I loved the Youngs Surplus site. It has lots of fun stuff. I saw an aluminum Hoffman box that would be great to put a GC in for patio speakers…
Poking around in he Sifam site meters can be found with all sorts of scales. I seem to recall that the AL29 can be disassembled with a certain amount of effort. Might be easier to inquire about a unit that will allow for scale changes.
One of the reasons I settled in on the Sifam meter was the influence of small budgets dictating poor engineering practices. With some time with a distortion analyzer I found that the rectifier inside the Sifams created the lowest amount of distortion when directly bridging a +4dB balanced audio line. Trim resistors were used for calibration.
Vu and PPM ballistics have their roots in telephony broadcasting and recording industries. They represent different attempts at giving the operator the best instantaneous view of the audio waveform so that SNR can be optimized without distortion of over modulation. The characteristics are defined stringently as voltages across certain loads, how fast the meter movement rises, and how slowly it decays. Simply stated the PPM rises faster but decays slower. I found that the Dorrough meter was a great compromise. Dorrough is a high resolution that simultaneously displays peak and average levels. A solid bar approximates Vu performance while a floating dot indicates the peak level above average. Showing both simultaneously seems to minimize the controversy between operators as how to “properly interpret the levels.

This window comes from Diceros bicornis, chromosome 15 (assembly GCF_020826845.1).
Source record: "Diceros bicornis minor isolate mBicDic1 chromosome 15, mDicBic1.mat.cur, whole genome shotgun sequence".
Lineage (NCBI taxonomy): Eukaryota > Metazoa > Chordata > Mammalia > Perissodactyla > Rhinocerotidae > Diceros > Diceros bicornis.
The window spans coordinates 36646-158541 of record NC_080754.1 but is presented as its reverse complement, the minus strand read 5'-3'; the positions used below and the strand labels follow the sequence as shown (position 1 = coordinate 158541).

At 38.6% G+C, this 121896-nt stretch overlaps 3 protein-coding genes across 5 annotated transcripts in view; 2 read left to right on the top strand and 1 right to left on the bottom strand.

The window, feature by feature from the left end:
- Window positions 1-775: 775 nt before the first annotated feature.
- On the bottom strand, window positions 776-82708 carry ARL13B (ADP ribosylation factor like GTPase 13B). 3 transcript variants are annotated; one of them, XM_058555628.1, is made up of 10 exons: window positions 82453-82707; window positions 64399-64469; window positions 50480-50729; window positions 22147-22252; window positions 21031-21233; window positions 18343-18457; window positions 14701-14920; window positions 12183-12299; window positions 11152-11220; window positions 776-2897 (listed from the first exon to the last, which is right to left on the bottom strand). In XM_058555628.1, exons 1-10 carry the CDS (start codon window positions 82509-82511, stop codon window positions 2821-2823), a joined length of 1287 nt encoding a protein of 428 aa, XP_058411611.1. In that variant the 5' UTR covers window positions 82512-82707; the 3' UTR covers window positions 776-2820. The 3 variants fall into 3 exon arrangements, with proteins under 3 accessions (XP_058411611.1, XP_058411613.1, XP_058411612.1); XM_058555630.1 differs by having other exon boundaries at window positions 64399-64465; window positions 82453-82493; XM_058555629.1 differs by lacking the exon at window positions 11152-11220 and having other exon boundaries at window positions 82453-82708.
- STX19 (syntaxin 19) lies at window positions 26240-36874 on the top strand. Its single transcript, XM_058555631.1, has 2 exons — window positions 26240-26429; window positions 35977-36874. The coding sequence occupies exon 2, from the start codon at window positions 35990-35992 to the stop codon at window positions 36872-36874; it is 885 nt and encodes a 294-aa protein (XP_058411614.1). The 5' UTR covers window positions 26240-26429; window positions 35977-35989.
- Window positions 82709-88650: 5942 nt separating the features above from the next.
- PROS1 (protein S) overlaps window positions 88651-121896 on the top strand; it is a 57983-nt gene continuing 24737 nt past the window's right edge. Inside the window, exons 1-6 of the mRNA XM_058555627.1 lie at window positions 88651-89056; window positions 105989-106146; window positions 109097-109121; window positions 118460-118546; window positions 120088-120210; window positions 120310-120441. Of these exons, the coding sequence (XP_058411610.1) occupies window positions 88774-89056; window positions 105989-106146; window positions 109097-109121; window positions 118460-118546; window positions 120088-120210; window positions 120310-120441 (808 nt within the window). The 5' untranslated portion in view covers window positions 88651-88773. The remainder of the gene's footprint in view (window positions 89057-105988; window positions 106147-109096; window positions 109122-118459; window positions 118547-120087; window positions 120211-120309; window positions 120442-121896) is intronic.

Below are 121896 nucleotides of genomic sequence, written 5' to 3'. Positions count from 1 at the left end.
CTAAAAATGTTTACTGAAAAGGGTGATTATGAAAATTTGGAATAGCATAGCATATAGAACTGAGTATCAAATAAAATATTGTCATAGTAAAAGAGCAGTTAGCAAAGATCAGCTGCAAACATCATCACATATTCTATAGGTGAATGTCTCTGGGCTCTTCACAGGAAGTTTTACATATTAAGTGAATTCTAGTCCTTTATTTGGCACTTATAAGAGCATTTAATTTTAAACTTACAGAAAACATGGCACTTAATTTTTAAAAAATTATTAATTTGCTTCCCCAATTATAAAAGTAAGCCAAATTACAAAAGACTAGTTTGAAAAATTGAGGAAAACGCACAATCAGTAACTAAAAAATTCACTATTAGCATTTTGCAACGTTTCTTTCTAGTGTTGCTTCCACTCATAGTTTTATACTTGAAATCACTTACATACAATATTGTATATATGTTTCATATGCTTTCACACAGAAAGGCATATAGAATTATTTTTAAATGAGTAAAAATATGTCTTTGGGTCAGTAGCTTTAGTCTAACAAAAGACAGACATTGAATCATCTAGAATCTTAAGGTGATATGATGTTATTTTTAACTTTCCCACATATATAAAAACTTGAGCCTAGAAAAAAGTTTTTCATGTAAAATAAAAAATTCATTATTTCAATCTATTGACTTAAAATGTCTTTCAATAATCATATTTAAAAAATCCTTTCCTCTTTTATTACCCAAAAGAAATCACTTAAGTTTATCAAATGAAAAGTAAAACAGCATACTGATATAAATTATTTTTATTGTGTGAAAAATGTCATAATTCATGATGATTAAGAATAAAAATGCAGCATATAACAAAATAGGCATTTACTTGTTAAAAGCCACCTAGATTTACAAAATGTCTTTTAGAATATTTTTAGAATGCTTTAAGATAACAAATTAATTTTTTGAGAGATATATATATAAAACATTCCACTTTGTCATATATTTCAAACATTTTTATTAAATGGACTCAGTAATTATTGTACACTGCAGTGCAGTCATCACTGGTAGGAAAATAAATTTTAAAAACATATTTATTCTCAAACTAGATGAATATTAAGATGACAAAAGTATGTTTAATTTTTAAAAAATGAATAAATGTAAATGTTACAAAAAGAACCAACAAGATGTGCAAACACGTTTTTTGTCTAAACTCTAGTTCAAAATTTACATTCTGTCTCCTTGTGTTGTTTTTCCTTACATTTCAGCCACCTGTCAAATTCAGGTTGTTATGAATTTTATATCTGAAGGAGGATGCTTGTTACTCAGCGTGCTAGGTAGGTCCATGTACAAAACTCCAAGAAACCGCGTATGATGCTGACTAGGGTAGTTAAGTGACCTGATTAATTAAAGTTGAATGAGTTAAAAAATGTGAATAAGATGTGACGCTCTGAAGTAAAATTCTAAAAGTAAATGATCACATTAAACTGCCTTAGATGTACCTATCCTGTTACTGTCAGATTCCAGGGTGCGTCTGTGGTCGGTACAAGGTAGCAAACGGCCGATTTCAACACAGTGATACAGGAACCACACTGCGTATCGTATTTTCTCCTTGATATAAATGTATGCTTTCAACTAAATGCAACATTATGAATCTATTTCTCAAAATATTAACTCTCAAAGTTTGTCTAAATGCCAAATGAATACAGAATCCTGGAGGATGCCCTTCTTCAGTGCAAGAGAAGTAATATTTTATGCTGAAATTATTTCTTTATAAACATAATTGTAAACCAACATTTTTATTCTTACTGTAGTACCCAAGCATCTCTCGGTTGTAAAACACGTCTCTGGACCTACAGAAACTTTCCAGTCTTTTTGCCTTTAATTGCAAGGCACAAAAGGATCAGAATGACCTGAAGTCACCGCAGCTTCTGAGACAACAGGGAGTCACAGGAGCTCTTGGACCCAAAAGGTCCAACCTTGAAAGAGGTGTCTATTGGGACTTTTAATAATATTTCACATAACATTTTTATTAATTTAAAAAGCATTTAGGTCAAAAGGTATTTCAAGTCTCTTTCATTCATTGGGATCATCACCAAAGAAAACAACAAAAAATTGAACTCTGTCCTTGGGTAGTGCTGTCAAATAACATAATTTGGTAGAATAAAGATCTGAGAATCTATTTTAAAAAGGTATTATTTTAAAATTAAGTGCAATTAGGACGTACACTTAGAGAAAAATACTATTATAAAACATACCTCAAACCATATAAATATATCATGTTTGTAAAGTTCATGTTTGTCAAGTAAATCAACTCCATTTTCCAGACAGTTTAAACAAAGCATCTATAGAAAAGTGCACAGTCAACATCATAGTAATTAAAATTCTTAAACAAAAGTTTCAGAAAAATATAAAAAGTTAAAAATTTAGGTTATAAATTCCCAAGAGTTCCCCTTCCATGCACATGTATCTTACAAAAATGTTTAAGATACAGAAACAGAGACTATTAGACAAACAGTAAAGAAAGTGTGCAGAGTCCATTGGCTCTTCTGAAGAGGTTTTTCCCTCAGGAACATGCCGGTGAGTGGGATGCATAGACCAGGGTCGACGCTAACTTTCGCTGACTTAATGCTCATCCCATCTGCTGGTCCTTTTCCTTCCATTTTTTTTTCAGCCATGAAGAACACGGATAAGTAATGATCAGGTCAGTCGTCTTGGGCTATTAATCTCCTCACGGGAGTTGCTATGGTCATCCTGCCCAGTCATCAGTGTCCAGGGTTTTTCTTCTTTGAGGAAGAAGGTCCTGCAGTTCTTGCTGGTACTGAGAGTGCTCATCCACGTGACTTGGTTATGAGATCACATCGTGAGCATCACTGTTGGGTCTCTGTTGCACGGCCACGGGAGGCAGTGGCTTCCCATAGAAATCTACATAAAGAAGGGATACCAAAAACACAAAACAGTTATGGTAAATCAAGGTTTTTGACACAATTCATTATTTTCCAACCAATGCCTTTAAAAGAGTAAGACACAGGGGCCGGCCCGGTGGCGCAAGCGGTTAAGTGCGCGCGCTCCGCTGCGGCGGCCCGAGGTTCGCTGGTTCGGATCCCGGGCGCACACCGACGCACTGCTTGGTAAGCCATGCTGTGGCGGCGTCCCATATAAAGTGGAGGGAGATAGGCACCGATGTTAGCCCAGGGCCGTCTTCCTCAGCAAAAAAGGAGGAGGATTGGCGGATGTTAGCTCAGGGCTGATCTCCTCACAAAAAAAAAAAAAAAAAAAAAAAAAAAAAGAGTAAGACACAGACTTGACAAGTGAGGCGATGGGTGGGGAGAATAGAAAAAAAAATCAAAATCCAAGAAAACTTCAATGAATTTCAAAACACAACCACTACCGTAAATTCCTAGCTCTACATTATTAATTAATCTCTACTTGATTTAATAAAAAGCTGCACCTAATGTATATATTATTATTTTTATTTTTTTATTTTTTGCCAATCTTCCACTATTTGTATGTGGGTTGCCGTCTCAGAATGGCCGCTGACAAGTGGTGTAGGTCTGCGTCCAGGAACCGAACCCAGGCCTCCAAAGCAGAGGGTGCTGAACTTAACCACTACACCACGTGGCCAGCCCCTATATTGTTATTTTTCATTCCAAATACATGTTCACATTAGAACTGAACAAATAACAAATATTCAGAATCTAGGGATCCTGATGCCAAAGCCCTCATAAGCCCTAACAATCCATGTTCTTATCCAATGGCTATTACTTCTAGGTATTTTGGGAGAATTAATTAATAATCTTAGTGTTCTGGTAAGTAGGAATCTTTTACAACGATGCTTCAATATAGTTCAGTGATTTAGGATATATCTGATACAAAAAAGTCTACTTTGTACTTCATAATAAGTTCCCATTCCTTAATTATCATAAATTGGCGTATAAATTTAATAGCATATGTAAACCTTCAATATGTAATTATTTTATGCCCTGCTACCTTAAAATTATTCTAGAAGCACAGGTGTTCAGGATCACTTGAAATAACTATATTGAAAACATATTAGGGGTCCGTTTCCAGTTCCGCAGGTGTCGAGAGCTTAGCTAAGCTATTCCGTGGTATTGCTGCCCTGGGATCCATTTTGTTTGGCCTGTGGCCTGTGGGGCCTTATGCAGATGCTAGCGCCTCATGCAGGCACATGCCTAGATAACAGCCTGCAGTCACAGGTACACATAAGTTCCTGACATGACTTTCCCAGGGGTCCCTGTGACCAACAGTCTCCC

I noticed that my copy of the Audio Cyclopedia has a few articles about output level metering. I have however run out of time and energy today. Given a little prompting, I might be able to find the time to go back and try to relate some of the more salient points. Do not however expect me to divulge the rational behind the Goldilocks audio reference meter standard. This was developed while working for a certain television network in order to facilitate the proper calibration of DBX noise reduction on satellite and microwave links. The details however are highly proprietary and cannot be divulged.
The analogue types used in Europe have a log response of 4dB per step.
As Da5id4Vz points out, they have a very fast attack, but slow decay. This makes them useful (as the name states) at displaying peak levels, but also general volume levels.
The drive circuitry for these is not trivial. Until recently, it has been common practice to use a precision rectifier followed by a log amp, followed by a non-linear amp for meter scaling. About 10 op-amps per channel does the job. More recently, micro-controllers are used with look-up tables, but although they conform to spec, they're not as nice to use.
Re: Random thoughts about meters:
The PASS amplifiers meter showing current:
"The meter on the face plate of the X1000 measures the current drawn by the output stage. At idle, it sits slightly less than half full scale, reflecting the standing bias current of Class A operation. As the amplifier exceeds its class "A" rating the needle on the amplifier will register the increased bias being drawn by the output stage. "